The Southern Sympathy Cookbook

I'm P.C., and I have studied food and cooking around the world, mostly by eating, but also through serious study. Coursework at Le Cordon Bleu London and intensive courses in Morocco, Thailand and France have broadened my culinary skill and palate. But my kitchen of choice is at home, cooking like most people, experimenting with unique but practical ideas.

I live, mostly in my kitchen, in my hometown of Memphis, Tennessee.

Rhubarb Ginger Chess Bars

Rhubarb reminds me of England. I didn’t really eat rhubarb as a child – it doesn’t grow much in the South – and the only thing I really ever heard about it was my mother lamenting a horrible dessert served at her boarding school. So I discovered rhubarb when I started spending time in England, where it is very popular and figures in a many classic English desserts. Sure, I had some pretty dismal versions in the college dining hall, but when its good, it’s is really good. I had a small obsession with rhubarb and cream hard candies and bought bags full back from my travels, and I always pick up yogurt with a swirl of rhubarb in at my favorite grocery in London. When I find rhubarb in the produce section here, I go a little overboard, making cakes, infusing gin, and as a dyed-in-the-wool Memphian, a zippy Rhubarb-e-cue sauce. This particular recipe combines my love of all things English with my Southern roots – chess pie is one of my all time favorite desserts. And in this recipe, the sweet stickiness of a sugary, eggy chess style filling is perfectly cut with the tart rhubarb.

Rhubarb and ginger are a popular combo in England – I used to have a recipe (long since lost) for a cheesecake-like dessert on gingersnap crumbs with rhubarb compote on top. I think the ginger in both the crust and the filling of these bars really sparks. A little spicy bite with the tart rhubarb and sweet filling marry together beautifully.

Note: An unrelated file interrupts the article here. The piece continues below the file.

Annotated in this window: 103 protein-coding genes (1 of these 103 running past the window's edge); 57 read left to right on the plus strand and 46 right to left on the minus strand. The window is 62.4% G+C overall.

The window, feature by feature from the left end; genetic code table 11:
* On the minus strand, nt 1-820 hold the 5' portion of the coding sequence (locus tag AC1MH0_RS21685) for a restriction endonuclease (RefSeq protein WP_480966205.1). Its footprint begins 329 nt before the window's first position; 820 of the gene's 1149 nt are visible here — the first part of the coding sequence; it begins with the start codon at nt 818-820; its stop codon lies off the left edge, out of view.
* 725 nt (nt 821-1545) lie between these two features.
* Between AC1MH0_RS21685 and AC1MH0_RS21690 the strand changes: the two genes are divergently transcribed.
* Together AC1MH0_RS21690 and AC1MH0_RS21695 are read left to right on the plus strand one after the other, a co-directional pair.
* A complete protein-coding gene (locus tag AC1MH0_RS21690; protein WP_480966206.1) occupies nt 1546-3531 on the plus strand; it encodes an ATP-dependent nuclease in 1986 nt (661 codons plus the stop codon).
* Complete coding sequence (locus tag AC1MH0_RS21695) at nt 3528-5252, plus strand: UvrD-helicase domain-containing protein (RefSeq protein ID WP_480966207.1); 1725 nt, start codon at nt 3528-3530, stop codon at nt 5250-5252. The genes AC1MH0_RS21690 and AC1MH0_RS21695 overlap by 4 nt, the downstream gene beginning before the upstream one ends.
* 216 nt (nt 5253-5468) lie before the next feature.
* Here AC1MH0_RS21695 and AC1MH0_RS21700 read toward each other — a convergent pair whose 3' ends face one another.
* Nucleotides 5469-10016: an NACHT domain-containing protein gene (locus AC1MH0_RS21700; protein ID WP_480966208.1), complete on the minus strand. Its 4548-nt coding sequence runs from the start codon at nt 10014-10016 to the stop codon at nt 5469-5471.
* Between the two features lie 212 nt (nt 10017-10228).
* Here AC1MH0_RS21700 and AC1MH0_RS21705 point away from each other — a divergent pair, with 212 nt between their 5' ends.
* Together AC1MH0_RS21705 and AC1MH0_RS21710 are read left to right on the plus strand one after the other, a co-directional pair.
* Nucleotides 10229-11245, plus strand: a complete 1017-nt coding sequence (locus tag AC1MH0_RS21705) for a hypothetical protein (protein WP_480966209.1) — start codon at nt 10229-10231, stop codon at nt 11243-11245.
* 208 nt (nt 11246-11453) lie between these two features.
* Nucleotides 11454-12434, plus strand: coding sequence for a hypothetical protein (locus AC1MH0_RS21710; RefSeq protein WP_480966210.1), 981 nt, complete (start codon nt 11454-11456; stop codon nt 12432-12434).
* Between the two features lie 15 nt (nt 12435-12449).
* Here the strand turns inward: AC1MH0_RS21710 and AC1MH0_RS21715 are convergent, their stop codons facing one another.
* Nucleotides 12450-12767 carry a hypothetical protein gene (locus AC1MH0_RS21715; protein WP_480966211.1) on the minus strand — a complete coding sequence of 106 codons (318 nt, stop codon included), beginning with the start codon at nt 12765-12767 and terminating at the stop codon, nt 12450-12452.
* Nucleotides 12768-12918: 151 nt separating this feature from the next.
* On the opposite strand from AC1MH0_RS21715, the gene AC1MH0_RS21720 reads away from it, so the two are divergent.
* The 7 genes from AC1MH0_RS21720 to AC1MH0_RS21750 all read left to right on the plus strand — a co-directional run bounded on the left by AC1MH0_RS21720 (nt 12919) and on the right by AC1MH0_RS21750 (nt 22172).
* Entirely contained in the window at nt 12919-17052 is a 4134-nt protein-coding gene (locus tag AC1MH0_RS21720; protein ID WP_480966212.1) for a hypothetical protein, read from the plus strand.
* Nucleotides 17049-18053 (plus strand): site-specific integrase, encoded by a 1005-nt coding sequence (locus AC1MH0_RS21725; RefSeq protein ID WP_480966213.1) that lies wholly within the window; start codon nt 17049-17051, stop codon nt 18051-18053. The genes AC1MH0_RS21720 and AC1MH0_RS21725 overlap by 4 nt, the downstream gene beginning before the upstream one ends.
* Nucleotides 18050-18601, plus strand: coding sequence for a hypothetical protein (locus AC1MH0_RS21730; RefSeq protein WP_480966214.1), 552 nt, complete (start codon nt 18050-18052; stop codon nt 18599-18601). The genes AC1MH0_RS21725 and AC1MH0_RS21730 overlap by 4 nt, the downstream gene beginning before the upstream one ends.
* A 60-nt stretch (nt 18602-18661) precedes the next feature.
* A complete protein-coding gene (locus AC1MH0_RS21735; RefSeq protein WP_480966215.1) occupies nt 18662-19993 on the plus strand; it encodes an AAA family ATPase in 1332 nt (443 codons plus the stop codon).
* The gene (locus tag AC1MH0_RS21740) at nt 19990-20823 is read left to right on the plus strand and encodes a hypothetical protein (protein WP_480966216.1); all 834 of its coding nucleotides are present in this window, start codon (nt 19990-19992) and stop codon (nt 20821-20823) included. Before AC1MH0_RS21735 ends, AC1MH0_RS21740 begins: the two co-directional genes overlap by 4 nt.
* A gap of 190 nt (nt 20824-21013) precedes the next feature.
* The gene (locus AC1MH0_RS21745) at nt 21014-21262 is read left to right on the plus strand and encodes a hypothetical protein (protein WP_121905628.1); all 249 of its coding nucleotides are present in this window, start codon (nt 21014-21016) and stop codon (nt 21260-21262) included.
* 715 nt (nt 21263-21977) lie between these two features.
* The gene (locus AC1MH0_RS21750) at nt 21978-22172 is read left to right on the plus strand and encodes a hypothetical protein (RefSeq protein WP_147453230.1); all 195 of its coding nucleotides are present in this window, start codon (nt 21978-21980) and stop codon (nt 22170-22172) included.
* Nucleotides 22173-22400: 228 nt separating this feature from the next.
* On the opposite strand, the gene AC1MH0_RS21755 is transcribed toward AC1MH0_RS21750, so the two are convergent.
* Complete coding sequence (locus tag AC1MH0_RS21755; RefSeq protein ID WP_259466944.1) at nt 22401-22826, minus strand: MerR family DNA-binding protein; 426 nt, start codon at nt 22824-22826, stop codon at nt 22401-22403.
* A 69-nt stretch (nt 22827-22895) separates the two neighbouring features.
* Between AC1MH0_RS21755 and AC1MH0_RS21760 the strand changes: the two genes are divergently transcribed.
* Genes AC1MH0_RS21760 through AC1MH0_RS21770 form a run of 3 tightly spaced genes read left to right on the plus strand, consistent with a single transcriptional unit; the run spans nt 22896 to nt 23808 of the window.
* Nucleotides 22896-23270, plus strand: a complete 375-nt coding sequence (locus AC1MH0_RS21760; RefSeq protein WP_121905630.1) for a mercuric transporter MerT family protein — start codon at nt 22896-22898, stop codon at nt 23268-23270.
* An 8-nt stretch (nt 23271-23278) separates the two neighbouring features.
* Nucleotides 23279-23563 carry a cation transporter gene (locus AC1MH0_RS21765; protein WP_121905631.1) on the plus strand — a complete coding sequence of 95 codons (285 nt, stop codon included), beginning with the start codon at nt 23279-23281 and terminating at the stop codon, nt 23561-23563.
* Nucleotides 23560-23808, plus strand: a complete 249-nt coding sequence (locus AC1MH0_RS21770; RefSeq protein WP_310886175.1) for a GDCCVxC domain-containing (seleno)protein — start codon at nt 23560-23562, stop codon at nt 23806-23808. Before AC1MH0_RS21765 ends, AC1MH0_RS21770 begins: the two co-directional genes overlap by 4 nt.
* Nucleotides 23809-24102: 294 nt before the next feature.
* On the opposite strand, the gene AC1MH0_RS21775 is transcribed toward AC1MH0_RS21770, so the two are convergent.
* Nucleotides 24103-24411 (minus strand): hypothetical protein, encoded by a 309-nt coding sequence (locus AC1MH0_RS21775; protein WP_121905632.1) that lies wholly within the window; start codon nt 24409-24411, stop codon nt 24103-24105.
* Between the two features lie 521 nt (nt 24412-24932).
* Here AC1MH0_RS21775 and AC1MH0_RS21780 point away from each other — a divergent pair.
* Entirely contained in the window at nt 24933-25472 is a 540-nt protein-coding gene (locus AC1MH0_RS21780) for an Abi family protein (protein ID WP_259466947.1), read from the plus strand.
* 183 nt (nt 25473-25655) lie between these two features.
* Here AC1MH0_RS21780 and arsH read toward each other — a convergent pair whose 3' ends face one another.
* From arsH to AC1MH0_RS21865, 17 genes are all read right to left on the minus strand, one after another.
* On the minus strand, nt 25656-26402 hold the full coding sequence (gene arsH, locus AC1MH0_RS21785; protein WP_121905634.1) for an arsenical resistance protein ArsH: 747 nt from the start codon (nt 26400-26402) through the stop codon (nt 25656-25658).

Rhubarb Ginger Chess Bars
Yields 16
Print
Ingredients
  1. For the Crust
  2. 2 cups all-purpose flour
  3. ½ cup powdered sugar
  4. ½ teaspoon ground ginger
  5. 1 cup (2 sticks) unsalted butter, at room temperature
For the Filling
  1. 4 large eggs
  2. 2 cups granulated sugar
  3. ½ cup all-purpose flour
  4. 1 teaspoon vanilla extract
  5. A pinch of salt
  6. 1 teaspoon grated fresh ginger
  7. 4 cups diced rhubarb (about 5 medium stalks)
For the Crust
  1. Preheat the oven to 350 degrees. Spray a 19 by 13 inch baking dish with cooking spray.
  2. Put the flour, the powdered sugar, the butter and the salt in the bowl of a mixer and blend until combined but crumbly. Scatter the crumbs in the bottom of the prepared pan and press evenly into a uniform crust. Bake for 15 minutes until firm and golden in places.
For the Filling
  1. Beat the eggs in a bowl, then add the sugar, flour, vanilla and salt and stir together until well combined and there is no trace of sugar or flour in the bowl. Stir in the ginger and the chopped rhubarb until completely combined. Spread the filling over the crust while it is still warm, then return to the oven for 45 – 50 minutes, until the top is firm and no longer jiggly and a tester inserted in the center comes out clean. Cool completely in the pan, then cut into squares.
Notes
  1. I like to cut the rhubarb in half lengthwise, then into small pieces across. Smaller pieces are less stringy and blend into the filling better.
The Runaway Spoon http://therunawayspoon.com/blog/

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